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Preparing the post-2020 biodiversity framework

09-01-2020

In October 2020, the parties to the United Nations Convention on Biological Diversity (CBD), the main international agreement on biodiversity protection, will meet in Kunming (China) to agree on a post-2020 global biodiversity framework, with conservation and restoration goals for the next decade. A party to the CBD, the European Union (EU) aims 'to lead the world' at this conference (COP15), as it did at the Paris climate conference. A debate is scheduled in view of the COP15 during Parliament's ...

In October 2020, the parties to the United Nations Convention on Biological Diversity (CBD), the main international agreement on biodiversity protection, will meet in Kunming (China) to agree on a post-2020 global biodiversity framework, with conservation and restoration goals for the next decade. A party to the CBD, the European Union (EU) aims 'to lead the world' at this conference (COP15), as it did at the Paris climate conference. A debate is scheduled in view of the COP15 during Parliament's January I plenary session.

Reporting on SDG implementation: UN mechanisms and the EU approach

20-12-2019

Adopted in 2015 by the United Nations (UN), the 2030 Agenda for Sustainable Development – 'the blueprint to achieve a better and more sustainable future for all' – clearly links the 17 sustainable development goals (SDGs) it introduced to a series of targets to be reached by 2030. The 2030 Agenda includes a detailed mechanism to monitor progress with regard to these targets. At the core of this mechanism are a number of quantified indicators for each target that are regularly revised by the UN and ...

Adopted in 2015 by the United Nations (UN), the 2030 Agenda for Sustainable Development – 'the blueprint to achieve a better and more sustainable future for all' – clearly links the 17 sustainable development goals (SDGs) it introduced to a series of targets to be reached by 2030. The 2030 Agenda includes a detailed mechanism to monitor progress with regard to these targets. At the core of this mechanism are a number of quantified indicators for each target that are regularly revised by the UN and other international agencies. These agencies and the EU provide support to national statistical services across the world in collecting data for the SDG indicators in order to gather reliable and comparable datasets. These data feed the voluntary national reports that countries prepare to exchange good practices and advice on tackling the challenges they encounter in implementing their SDG strategies. High-level forums take stock of both progress and weaknesses in implementation, so as to ensure that everybody is on track in pursuing the SDGs. The EU has long experience in collecting consistent data from its Member States. The European Union Statistical Office (Eurostat) has created a set of sustainable development indicators that provide a good overview of progress within the EU; yet, according to analysts, these indicators do not give a clear picture of the risks of not attaining some goals by 2030. EU development cooperation services have devised a framework of indicators to assess how EU support contributes to other countries' implementation of the SDGs. However, the European Parliament and other stakeholders regret that the spill-over effect of EU policies on third countries remains a blind spot in the evaluation of the EU's contribution to the SDGs. Although technical in nature, SDG indicators and data also have a political dimension, as they clearly measure countries' and other stakeholders' achievements against their own commitments.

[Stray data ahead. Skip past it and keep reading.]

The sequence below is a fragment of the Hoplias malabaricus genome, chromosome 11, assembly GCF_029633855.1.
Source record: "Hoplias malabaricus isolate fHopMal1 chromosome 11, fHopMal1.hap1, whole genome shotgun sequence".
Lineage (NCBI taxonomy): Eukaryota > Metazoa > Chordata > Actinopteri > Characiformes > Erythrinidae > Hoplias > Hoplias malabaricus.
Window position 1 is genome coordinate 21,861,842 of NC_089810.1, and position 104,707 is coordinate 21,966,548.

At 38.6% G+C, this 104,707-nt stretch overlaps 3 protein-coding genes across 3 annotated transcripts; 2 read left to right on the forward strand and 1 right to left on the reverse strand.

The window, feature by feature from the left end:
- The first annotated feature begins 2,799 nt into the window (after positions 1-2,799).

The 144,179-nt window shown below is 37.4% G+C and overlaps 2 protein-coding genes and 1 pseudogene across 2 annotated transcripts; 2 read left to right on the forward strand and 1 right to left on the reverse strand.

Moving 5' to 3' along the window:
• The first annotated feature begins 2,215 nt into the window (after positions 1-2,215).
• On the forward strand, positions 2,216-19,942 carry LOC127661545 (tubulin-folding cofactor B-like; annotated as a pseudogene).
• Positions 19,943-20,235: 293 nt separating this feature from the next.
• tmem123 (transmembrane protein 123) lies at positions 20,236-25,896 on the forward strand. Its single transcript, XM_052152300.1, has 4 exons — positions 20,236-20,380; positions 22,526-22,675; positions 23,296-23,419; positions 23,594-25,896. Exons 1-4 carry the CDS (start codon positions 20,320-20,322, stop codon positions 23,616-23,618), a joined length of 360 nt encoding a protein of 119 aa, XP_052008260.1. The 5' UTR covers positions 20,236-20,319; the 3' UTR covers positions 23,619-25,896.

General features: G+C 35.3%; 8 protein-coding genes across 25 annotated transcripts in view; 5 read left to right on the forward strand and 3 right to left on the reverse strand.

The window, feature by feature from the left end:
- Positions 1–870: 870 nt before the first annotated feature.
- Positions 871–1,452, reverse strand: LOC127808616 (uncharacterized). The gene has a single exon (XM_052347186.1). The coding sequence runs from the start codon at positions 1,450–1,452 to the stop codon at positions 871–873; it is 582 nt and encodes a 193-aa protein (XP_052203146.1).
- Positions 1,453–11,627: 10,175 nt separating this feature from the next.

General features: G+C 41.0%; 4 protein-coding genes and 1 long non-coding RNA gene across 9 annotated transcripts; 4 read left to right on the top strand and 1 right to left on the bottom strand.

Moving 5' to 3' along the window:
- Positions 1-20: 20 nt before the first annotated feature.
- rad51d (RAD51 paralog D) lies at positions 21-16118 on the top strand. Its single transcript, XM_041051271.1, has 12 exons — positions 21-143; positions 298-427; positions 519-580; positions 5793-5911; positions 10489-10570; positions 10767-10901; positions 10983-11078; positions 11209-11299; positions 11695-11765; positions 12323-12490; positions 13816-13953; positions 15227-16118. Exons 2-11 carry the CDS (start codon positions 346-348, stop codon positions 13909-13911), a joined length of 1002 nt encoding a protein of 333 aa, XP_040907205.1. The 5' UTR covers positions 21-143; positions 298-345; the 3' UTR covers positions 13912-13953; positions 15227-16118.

Understanding the Sustainable Development Goals

13-12-2019

In 2015, the United Nations adopted the Sustainable Development Goals (SDGs), to be attained by 2030, as a follow-up to the Millennium Development Goals (2000-2015) and the Rio+20 Summit (2012). Unlike their predecessors, the SDGs commit both developed and developing countries, and embrace the economic, environmental and social aspects of development. The SDGs and the broader 2030 Agenda for sustainable development of which they form the core, are based on the findings that human activities have ...